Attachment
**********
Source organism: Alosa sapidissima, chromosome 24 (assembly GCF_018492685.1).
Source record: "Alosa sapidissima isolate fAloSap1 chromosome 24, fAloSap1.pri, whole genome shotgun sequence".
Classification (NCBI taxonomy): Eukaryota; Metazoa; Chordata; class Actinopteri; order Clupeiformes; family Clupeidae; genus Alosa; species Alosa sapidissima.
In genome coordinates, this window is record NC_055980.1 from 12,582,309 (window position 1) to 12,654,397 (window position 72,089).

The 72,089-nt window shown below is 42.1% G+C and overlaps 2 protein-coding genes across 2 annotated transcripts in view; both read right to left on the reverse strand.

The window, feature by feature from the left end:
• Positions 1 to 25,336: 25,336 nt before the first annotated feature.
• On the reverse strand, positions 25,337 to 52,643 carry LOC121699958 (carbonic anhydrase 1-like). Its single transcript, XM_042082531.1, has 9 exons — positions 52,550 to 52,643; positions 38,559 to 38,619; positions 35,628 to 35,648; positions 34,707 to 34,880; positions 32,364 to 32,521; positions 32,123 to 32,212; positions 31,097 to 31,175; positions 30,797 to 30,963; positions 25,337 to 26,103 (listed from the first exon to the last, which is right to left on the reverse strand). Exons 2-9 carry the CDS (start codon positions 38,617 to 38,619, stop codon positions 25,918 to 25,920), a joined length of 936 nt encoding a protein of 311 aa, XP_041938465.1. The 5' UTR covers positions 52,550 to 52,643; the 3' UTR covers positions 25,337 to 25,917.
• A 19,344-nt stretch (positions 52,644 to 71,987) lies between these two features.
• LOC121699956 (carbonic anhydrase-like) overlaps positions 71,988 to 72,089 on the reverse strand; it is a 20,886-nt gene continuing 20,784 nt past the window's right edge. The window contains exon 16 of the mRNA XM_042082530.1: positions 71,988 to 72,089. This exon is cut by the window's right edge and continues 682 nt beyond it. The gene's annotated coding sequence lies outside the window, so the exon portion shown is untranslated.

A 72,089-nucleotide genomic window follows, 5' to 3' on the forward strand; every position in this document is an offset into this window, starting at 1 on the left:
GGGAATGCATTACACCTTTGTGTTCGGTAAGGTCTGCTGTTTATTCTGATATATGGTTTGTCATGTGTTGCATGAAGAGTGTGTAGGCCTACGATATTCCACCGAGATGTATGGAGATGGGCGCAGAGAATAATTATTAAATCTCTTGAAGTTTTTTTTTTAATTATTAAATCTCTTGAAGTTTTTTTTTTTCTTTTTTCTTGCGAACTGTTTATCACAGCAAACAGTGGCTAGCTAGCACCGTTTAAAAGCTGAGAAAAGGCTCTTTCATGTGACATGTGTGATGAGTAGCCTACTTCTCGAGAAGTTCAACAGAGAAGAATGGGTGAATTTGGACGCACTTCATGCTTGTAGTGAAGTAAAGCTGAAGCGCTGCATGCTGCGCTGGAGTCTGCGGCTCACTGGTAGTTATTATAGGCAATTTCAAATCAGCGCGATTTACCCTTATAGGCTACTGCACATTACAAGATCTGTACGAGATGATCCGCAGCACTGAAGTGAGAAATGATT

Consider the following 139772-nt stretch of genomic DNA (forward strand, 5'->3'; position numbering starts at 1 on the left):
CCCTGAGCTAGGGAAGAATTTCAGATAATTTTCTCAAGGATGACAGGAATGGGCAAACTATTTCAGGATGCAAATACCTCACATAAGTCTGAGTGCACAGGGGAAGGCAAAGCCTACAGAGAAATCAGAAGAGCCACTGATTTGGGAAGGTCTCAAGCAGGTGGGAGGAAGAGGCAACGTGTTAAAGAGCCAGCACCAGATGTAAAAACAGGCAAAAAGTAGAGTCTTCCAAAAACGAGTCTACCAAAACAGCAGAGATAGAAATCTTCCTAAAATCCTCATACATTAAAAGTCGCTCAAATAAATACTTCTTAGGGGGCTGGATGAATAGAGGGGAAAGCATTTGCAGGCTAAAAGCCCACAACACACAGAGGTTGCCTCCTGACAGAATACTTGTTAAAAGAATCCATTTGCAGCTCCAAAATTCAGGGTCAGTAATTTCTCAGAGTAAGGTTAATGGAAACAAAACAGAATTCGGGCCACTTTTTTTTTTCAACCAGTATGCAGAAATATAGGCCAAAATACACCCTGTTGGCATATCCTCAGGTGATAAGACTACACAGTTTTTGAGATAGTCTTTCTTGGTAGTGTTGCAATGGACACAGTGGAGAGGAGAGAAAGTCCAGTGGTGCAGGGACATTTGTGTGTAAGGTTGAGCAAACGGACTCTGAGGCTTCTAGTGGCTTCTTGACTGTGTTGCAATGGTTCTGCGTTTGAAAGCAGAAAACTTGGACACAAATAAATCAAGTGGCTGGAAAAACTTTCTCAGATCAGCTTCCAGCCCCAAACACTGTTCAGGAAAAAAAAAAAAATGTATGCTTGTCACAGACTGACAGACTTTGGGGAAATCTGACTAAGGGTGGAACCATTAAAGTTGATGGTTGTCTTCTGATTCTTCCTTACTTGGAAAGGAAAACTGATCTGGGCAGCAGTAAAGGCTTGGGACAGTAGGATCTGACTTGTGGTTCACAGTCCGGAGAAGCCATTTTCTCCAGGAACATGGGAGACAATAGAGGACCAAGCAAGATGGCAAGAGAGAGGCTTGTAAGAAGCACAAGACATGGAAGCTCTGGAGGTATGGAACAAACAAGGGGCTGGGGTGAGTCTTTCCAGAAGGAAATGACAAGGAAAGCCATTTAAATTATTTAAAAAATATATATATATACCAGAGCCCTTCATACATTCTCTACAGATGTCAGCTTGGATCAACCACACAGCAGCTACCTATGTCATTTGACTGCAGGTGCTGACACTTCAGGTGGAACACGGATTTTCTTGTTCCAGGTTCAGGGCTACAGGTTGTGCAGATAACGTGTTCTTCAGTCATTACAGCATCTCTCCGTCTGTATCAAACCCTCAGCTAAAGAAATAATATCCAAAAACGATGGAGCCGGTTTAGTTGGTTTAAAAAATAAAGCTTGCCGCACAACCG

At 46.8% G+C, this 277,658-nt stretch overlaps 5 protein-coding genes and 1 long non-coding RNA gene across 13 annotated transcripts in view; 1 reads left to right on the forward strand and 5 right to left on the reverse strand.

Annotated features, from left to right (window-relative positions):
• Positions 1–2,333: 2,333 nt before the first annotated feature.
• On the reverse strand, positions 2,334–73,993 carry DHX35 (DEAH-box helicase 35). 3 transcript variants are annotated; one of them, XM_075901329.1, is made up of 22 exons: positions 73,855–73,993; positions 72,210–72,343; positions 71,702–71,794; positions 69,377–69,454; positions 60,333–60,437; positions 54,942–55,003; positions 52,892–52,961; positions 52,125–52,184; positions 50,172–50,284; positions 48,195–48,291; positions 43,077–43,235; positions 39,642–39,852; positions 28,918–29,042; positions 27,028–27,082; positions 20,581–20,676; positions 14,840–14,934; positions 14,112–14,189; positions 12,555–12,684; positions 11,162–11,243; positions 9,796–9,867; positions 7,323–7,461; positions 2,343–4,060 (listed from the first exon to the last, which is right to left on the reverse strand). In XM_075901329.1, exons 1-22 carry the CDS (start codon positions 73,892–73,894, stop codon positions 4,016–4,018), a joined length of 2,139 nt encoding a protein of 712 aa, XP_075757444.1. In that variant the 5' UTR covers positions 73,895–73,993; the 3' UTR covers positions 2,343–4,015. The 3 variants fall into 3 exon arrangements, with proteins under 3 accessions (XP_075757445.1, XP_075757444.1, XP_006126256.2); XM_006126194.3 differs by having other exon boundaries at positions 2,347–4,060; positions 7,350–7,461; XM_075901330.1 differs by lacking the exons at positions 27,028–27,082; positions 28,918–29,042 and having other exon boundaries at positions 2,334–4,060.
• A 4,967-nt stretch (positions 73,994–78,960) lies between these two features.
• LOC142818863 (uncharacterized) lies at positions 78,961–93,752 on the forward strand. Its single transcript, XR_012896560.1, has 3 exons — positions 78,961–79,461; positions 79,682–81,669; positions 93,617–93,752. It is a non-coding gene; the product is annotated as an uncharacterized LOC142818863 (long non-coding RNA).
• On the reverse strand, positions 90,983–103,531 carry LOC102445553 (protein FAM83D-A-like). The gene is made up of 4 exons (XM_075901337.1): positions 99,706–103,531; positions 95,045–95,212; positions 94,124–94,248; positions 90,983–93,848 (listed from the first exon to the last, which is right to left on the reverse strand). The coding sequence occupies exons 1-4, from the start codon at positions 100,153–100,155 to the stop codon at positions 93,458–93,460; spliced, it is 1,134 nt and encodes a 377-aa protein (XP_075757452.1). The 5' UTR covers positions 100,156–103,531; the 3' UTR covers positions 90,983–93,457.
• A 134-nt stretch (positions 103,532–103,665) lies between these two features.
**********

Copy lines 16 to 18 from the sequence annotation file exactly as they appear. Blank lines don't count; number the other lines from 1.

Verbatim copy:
Annotated features, from left to right (window-relative positions):
• Positions 1–2,333: 2,333 nt before the first annotated feature.
• On the reverse strand, positions 2,334–73,993 carry DHX35 (DEAH-box helicase 35). 3 transcript variants are annotated; one of them, XM_075901329.1, is made up of 22 exons: positions 73,855–73,993; positions 72,210–72,343; positions 71,702–71,794; positions 69,377–69,454; positions 60,333–60,437; positions 54,942–55,003; positions 52,892–52,961; positions 52,125–52,184; positions 50,172–50,284; positions 48,195–48,291; positions 43,077–43,235; positions 39,642–39,852; positions 28,918–29,042; positions 27,028–27,082; positions 20,581–20,676; positions 14,840–14,934; positions 14,112–14,189; positions 12,555–12,684; positions 11,162–11,243; positions 9,796–9,867; positions 7,323–7,461; positions 2,343–4,060 (listed from the first exon to the last, which is right to left on the reverse strand). In XM_075901329.1, exons 1-22 carry the CDS (start codon positions 73,892–73,894, stop codon positions 4,016–4,018), a joined length of 2,139 nt encoding a protein of 712 aa, XP_075757444.1. In that variant the 5' UTR covers positions 73,895–73,993; the 3' UTR covers positions 2,343–4,015. The 3 variants fall into 3 exon arrangements, with proteins under 3 accessions (XP_075757445.1, XP_075757444.1, XP_006126256.2); XM_006126194.3 differs by having other exon boundaries at positions 2,347–4,060; positions 7,350–7,461; XM_075901330.1 differs by lacking the exons at positions 27,028–27,082; positions 28,918–29,042 and having other exon boundaries at positions 2,334–4,060.